July 19, 2008
Thus concludes any feelings of affection I’ve retained for the Libertarian Party.
(Yes, I’ve been under a rock, and this is news to me.)
If Barr is really serious about reversing his position on…well, everything he ever advocated…he should do it within the Republican Party framework. Because it’s no good to spend decades doing damage with the weight of the federal government, then “repent” when a third party offers you an ego boost late in life. You have to reverse the policies you’ve helped implement, not just speak a few words that the mainstream won’t even take seriously.
And how the hell does a guy like that get accepted into the Libertarian Party, of all things? The party of “principle”? The party that would rather come in fourth in an election than give up an ounce of liberty?
I mean…are they all smoking dope?
July 17, 2008
The team I’m working with is in the process of moving from SQL Server to MySQL.
To ease the burden, we need all writes to the new MySQL databases to be replicated back into SQL Server, so that all of our back-end reports and what-not will continue to function. It’s short term, but not shorter than six months.
I can’t find any generic tool online to do this.
I thought about setting up a bridge MySQL instance with triggers that create a message queue, then reuse our existing Java DAOs to do the heavy lifting (they know how to read/write either SQL Server or MySQL). But, that quickly gets invasive and brittle.
My next thought was a lightweight wrapper around the
mysqlbinlog program which does essentially what the MySQL replication threads do: reads a portion of the binlogs, persists its current position, then replays the statements.
Then I thought, “well, if we’re doing that, why not just reuse MySQL’s replication code and build something around that core?”
You can see the hole I’m getting myself into.
Are there better strategies? Are there (free or commercial) tools that can replay replication logs on a MSSQL Server instance?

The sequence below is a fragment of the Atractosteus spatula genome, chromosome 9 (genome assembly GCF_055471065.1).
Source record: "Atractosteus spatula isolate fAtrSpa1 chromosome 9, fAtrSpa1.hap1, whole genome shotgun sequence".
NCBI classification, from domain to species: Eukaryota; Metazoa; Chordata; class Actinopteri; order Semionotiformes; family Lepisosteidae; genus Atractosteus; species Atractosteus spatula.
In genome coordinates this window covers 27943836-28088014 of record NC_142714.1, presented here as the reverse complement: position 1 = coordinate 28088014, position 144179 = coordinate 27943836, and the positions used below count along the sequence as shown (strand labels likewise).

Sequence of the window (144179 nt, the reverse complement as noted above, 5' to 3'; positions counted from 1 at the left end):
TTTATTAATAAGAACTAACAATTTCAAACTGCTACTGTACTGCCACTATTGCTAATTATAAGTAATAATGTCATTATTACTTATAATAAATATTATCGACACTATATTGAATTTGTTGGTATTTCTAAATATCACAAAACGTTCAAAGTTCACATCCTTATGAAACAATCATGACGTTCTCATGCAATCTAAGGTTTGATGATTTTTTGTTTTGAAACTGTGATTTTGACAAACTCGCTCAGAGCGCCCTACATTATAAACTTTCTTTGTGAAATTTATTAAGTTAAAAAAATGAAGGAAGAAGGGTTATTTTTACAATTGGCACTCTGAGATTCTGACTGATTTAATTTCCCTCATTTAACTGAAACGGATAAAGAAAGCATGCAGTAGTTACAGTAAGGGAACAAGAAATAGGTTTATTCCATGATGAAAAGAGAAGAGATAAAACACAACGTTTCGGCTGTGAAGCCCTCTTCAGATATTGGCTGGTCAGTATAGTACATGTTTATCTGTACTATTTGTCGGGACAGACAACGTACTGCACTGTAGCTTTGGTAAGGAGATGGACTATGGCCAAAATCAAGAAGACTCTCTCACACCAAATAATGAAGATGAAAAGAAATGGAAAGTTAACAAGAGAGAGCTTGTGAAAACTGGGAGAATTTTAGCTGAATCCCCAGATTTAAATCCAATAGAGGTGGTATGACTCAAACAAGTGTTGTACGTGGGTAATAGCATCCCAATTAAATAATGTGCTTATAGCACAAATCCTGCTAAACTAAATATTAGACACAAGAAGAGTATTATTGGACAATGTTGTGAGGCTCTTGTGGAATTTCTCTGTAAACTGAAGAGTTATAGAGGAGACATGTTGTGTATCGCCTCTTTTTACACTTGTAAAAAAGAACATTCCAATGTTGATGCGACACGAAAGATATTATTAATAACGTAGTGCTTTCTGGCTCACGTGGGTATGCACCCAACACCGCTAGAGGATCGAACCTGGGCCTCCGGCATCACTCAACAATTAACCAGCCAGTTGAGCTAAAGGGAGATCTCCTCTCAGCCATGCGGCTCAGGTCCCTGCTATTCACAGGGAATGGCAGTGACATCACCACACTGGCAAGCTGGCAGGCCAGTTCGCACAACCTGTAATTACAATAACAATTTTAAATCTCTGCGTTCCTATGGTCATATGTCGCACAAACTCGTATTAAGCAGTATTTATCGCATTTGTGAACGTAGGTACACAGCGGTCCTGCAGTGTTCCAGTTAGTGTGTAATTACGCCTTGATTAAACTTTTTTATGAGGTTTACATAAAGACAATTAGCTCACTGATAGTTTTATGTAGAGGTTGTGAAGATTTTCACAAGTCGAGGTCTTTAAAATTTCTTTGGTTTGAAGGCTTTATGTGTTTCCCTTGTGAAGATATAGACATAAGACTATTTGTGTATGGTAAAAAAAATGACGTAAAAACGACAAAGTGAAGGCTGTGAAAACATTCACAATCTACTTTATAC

The lightweight Perl/Python wrapper seems the best solution. Anybody have experience with something like this (for SQL Server or otherwise)?
July 16, 2008
We’ve all been through this exercise a number of times: you’re partitioning your data set across multiple physical servers, which means you can no longer rely on your database’s built-in
One common pattern is what’s come to be known as the “hi-lo” strategy. This requires each component in your distributed environment to communicate with a central node (table) to generate an ID, usually by reserving a batch of available IDs for itself to reduce the communication.
(“Hi lo” isn’t exactly self descriptive, so I always use “externalized ID generation” which, despite being longer and more difficult to say, seems to be more descriptive for those not on your core team. Anyway…)
Another pattern that’s emerging is the use of UUIDs. These are 64-bit unique identifiers that can be generated in isolation by any component in your system without talking with a central node (table).
I’m going through this exercise again with a new team, and I’m debating whether I should step outside my comfort zone and try UUIDs. I’m having a hard time
seeing many advantages, however.
The disadvantages that I see are: longer IDs mean longer URLs (unless you go the “slug” route with SEO-friendly URLs), and they don’t play nice with clustered indexes.
The latter is a bit more damning in most scenarios, actually. It just blows away InnoDB’s clustered primary key, for example, which is going to be an issue even outside of web contexts.
The main problem with “hi-lo” is it still introduces a SPOF. In reality, it’s not going to be a bottleneck, since you can always adjust both the granularity and the number of IDs you reserve in each transaction (the “lo” part of “hi-lo”). But that lingering SPOF is a bit ugly.